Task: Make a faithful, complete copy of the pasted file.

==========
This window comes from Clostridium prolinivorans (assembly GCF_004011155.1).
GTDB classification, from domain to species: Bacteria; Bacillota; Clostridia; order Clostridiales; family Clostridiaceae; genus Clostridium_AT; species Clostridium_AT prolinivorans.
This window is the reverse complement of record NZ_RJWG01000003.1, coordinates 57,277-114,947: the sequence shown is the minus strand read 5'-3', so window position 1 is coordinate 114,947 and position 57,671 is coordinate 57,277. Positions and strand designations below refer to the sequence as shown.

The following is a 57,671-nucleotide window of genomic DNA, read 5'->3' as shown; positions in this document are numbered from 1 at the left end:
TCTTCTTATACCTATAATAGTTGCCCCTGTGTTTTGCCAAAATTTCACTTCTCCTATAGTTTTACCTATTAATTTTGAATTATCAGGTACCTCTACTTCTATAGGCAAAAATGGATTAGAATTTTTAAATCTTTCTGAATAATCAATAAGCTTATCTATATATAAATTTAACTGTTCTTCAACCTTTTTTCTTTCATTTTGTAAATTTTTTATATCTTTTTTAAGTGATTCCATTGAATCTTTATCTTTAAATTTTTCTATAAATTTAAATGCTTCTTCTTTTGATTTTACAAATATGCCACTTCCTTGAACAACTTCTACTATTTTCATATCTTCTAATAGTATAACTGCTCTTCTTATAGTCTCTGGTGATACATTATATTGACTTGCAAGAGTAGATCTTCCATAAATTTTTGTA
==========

This window comes from Clostridium prolinivorans (assembly GCF_004011155.1).
GTDB classification, from domain to species: Bacteria; Bacillota; Clostridia; order Clostridiales; family Clostridiaceae; genus Clostridium_AT; species Clostridium_AT prolinivorans.
This window is the reverse complement of record NZ_RJWG01000003.1, coordinates 57,277-114,947: the sequence shown is the minus strand read 5'-3', so window position 1 is coordinate 114,947 and position 57,671 is coordinate 57,277. Positions and strand designations below refer to the sequence as shown.

The following is a 57,671-nucleotide window of genomic DNA, read 5'->3' as shown; positions in this document are numbered from 1 at the left end:
TCTTCTTATACCTATAATAGTTGCCCCTGTGTTTTGCCAAAATTTCACTTCTCCTATAGTTTTACCTATTAATTTTGAATTATCAGGTACCTCTACTTCTATAGGCAAAAATGGATTAGAATTTTTAAATCTTTCTGAATAATCAATAAGCTTATCTATATATAAATTTAACTGTTCTTCAACCTTTTTTCTTTCATTTTGTAAATTTTTTATATCTTTTTTAAGTGATTCCATTGAATCTTTATCTTTAAATTTTTCTATAAATTTAAATGCTTCTTCTTTTGATTTTACAAATATGCCACTTCCTTGAACAACTTCTACTATTTTCATATCTTCTAATAGTATAACTGCTCTTCTTATAGTCTCTGGTGATACATTATATTGACTTGCAAGAGTAGATCTTCCATAAATTTTTGTA